A Day in Historic Montgomery County: Athens of the Midwest
Tuesday, April 7, 2009
By Nelson Price
On April 7, a rather chilly Tuesday, a group of Pioneers and their guests embarked on a Spring Pilgrimage that involved a stimulating day visiting historic sites in Montgomery County, including restored homes of famous Hoosiers in Crawfordsville and the scenic Wabash College campus.
The first stop was to a site that truly can be described as almost one of a kind. The Pioneers toured the former county jail built in 1881 with a rare, rotating mechanism that brought cellblocks – and inmates – to a single exit and entry. Now known as the Old Jail Museum, the historic site also includes the restored Victorian-era home of the Montgomery County sheriff (the house was built in 1882), which featured an exhibit of quilts on the day the Pioneers visited. The “rotating jail” served as the county’s jail until 1973, then re-opened two years later as the Old Jail Museum.
Guides and docents at the Old Jail Museum were excellent without exception, as they were at the Pioneers’ next stop, the restored home of U.S. Sen. Henry Lane (1811-1881), a close friend of Abraham Lincoln. (The pilgrimage to Montgomery County was chosen partly to honor President Lincoln during the bicentennial celebration year of his birth in 1809.) Known as Lane Place and built in the Greek Revival style, the home features artifacts and memorabilia that even include a lock of Lincoln’s hair and the hat that Sen. Lane wore to the slain president’s funeral.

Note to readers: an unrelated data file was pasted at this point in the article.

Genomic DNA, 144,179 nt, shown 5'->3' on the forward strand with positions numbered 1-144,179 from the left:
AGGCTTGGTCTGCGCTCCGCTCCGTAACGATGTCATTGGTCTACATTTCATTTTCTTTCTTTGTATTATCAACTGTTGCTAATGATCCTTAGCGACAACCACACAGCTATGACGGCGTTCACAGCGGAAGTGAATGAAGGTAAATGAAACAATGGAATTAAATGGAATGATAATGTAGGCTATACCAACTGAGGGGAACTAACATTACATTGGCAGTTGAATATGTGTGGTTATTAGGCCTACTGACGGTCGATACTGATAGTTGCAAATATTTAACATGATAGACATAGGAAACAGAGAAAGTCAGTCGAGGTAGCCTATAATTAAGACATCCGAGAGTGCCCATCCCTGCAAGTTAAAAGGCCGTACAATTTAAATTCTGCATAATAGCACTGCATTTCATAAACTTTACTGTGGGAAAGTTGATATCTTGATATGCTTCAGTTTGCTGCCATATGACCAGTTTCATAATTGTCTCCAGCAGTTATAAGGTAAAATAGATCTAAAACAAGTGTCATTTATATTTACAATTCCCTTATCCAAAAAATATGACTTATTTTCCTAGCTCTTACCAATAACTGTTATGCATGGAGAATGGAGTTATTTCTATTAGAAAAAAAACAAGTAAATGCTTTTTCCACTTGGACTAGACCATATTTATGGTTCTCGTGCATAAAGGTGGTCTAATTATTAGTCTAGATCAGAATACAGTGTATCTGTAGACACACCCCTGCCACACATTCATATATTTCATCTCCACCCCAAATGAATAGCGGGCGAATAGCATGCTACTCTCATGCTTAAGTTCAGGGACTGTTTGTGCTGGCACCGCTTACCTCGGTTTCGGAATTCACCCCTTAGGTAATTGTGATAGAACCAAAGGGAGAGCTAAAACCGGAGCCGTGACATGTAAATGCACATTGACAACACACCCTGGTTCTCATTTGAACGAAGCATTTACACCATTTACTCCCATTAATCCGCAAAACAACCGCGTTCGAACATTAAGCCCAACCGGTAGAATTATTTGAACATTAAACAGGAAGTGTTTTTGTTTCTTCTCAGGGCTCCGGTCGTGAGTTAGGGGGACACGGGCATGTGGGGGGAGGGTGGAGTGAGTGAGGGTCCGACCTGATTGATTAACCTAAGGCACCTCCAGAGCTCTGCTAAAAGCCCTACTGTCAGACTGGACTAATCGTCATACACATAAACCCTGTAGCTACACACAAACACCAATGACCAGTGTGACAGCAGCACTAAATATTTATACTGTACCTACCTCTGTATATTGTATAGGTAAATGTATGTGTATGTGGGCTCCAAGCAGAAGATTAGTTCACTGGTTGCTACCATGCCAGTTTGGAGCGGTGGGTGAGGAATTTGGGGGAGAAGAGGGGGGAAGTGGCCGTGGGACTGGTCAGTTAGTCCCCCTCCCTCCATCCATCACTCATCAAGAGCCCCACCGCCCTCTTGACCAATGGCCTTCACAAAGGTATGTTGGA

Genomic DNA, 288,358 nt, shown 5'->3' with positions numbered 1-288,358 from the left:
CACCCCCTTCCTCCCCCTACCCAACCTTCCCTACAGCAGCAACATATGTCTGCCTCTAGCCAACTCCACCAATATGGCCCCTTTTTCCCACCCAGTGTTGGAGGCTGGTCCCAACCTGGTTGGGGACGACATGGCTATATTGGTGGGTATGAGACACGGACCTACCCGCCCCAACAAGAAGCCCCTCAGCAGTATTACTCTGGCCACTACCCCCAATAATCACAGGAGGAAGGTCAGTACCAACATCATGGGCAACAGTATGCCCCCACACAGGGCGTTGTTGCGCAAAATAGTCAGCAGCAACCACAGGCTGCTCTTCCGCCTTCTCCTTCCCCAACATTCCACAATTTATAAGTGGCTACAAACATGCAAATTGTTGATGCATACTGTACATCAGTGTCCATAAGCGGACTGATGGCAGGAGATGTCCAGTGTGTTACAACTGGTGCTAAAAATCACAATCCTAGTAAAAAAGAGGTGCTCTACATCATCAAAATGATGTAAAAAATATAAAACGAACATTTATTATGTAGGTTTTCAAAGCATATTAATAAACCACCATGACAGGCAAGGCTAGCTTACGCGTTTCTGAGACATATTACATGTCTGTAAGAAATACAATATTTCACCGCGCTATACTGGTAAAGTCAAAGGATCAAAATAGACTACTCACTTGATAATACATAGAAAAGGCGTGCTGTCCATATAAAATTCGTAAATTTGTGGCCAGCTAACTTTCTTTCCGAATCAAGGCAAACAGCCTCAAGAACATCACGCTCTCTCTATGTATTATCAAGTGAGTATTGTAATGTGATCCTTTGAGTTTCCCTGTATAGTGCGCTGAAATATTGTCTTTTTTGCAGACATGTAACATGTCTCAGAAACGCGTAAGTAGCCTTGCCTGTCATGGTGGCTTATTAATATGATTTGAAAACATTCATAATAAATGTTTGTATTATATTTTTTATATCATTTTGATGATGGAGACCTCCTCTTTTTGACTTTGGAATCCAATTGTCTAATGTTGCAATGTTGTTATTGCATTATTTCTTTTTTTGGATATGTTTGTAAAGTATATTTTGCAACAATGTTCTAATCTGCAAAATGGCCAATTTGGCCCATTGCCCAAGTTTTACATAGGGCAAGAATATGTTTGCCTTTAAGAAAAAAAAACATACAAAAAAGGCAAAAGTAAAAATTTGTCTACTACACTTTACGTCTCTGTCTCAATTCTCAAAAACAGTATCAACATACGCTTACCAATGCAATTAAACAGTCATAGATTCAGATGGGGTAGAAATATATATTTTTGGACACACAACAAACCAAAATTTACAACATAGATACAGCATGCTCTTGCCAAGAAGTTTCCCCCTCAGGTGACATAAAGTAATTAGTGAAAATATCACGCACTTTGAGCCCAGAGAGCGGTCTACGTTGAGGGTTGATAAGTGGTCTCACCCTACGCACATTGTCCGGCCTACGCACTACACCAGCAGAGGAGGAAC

After touring Lane Place, the Pioneers enjoyed lunch at the Crawfordsville County Club. That was followed by a trip to Wabash College, one of the few all-male colleges remaining in the country. In the campus library, Wabash archivist Beth Swift did a presentation about the college’s history, accompanying her talk with an array of slides of historical images. Afterward, the Pioneers were divided into smaller groups for walking tours of the campus, with current Wabash students as the guides.
Next came a visit to the General Lew Wallace Study and Museum, a National Historic Landmark dedicated to celebrating the colorful life of the author of “Ben-Hur”, which was published in the 1880s and became the best-selling book of its era after the Bible. A video and exhibits at the site, which include a domed study that Wallace built in 1899, feature memorabilia related to various stages of his fascinating life. In addition to being a novelist of spectacular success, Lew Wallace served as a Civil War general, the governor of the New Mexico Territory (where he dealt with outlaw Billy the Kid), and as a diplomat to Turkey. Again, there is an anniversary connected with the site; 2009 marks 50 years since the release of the 1959 movie version of “Ben-Hur”, which won a then-record eleven Academy Awards.
After re-boarding the motor coach, the Pioneers enjoyed a driving tour of sites in downtown Crawfordsville, including the historic Montgomery County Courthouse. The trip back to Indianapolis featured wine and cheese to savor as Pioneers discussed the highlights of the day.